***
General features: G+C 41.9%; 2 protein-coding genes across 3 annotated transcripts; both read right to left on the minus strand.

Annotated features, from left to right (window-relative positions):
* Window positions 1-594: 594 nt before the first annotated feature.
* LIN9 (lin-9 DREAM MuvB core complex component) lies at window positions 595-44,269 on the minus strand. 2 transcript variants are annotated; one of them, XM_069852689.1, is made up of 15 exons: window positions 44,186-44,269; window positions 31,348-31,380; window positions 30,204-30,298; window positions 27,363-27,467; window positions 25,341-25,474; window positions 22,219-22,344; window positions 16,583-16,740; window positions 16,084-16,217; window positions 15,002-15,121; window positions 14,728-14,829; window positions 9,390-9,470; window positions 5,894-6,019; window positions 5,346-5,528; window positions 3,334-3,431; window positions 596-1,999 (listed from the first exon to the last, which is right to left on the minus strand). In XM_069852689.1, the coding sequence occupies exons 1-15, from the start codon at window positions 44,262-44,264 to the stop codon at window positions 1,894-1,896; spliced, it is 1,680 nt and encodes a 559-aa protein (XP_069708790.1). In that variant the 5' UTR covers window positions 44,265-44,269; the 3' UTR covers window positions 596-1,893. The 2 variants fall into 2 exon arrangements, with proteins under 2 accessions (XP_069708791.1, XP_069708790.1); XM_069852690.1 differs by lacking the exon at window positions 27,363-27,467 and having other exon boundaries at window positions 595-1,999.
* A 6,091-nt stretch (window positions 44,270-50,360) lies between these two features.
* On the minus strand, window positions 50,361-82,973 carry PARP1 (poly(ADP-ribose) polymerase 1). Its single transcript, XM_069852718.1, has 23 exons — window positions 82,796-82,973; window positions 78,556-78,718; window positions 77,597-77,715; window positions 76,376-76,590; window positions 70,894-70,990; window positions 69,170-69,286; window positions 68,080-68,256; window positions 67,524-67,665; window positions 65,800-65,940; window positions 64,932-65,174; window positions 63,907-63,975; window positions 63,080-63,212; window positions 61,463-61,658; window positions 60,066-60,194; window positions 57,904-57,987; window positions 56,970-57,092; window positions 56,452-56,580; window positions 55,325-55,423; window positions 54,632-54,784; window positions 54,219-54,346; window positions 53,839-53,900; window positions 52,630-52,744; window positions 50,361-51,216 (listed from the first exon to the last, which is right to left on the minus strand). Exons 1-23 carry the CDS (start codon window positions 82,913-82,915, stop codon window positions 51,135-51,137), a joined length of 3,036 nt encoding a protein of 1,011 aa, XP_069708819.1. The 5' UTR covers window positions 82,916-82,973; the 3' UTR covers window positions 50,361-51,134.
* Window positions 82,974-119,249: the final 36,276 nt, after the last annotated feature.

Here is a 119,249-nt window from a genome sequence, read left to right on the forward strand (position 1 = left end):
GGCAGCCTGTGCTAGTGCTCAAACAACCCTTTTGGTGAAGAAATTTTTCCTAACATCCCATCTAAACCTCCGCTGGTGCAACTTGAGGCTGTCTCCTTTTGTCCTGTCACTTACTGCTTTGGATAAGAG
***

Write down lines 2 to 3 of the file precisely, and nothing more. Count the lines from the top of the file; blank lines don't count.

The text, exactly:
Annotated features, from left to right (window-relative positions):
* Window positions 1-594: 594 nt before the first annotated feature.